Two Night Stand, in theaters today, is a smart romantic comedy about a one-night stand that gets extended against its participants’ will when a blizzard traps them inside. The movie stars Analeigh Tipton as Megan, a recent NYU graduate adrift in New York City after her fiancé breaks their engagement, and Miles Teller as Alec, a cute guy with a cool Brooklyn apartment where the two are forced to wait out the storm. They pass the time by arguing, smoking weed, having frank discussions about sex and life, and falling for each other.
The movie is an honest and funny depiction of what it’s like to be a young adult in 2014. Megan and Alec look like hipsters, but they aren’t (Megan was a premed student, and Alec works at a bank), which is what most young adults in Brooklyn are actually like, and something that Two Night Stand gets right that most other depictions don’t. They struggle with online dating etiquette, working (or not working) at unfulfilling jobs, and figuring out what makes them happy. Tipton and Teller, who for long stretches are the only people onscreen, give charismatic, charming performances that highlight first-time screenwriter Mark Hammer’s witty script .
This is also the first film from director Max Nichols, son of legendary director Mike Nichols, whose 1967 classic The Graduate this film somewhat resembles. Nerve spoke to Max about authenticity, bronies, and how he is the only person who benefited from Hurricane Sandy.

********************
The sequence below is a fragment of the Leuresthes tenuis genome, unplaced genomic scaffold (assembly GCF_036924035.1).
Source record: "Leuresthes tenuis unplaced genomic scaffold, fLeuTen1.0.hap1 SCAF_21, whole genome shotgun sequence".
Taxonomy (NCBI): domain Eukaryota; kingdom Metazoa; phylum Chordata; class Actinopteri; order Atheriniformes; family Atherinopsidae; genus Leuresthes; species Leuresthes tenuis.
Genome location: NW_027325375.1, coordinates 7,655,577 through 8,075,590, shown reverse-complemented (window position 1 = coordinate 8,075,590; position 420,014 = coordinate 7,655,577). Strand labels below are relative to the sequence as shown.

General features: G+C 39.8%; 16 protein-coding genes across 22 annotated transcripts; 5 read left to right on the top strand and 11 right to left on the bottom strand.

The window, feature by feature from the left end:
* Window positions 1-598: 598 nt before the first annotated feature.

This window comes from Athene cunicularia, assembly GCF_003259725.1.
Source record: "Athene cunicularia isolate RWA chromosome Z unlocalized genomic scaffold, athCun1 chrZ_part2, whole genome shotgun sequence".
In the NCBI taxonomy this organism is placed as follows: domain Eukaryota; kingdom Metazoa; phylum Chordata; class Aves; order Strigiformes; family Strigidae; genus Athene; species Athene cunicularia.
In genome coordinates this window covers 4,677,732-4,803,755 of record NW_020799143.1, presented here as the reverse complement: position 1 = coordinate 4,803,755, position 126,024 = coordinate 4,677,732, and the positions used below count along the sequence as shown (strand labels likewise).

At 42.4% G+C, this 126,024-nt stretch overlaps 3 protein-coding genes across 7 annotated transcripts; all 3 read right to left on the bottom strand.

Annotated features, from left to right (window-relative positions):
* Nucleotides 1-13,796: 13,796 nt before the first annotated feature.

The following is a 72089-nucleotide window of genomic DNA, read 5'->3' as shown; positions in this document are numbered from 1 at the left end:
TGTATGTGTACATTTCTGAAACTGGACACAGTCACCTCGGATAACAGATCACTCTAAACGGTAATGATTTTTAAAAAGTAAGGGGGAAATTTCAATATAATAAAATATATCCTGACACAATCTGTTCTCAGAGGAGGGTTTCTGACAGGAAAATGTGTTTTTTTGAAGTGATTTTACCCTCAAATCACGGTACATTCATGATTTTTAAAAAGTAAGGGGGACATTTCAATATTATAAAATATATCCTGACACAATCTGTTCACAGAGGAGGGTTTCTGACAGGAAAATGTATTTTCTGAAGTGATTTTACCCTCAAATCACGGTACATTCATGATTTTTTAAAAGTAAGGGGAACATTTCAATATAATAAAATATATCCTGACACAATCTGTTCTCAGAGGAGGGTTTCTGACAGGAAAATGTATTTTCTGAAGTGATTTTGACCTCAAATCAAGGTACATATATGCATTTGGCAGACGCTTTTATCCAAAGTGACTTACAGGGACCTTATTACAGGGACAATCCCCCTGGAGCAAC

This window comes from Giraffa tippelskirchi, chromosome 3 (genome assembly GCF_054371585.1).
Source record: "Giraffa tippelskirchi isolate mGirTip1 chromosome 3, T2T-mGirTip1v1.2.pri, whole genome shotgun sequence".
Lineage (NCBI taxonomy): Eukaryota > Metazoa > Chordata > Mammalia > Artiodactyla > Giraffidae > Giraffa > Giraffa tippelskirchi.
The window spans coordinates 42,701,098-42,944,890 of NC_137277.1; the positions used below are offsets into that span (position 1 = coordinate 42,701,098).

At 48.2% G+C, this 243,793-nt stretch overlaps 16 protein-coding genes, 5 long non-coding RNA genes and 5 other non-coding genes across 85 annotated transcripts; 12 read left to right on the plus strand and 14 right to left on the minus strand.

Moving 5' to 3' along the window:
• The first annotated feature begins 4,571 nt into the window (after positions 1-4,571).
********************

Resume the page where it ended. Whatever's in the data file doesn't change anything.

I really enjoyed the movie. It struck me, as a guy in his twenties who lives in Brooklyn, as very authentic.
Wow, that is high praise indeed. Thank you.
I’ve had very similar nights and conversations to the ones that the characters in the movie have. Was that kind of authenticity a concern when you were making the movie?
Yeah, absolutely. There are movies that are incidentally set in the present, and there are movies that are period pieces depicting the present day, and I was definitely interested in creating a period piece that depicted the present day. And capturing, you know, the rhythm of language and the music and the clothes and the décor and the textures of 2014, and more specifically the 2014 of people in their twenties in Brooklyn, was certainly something that I was interested in doing. It’s nice to hear that, at least in your opinion, it was a success.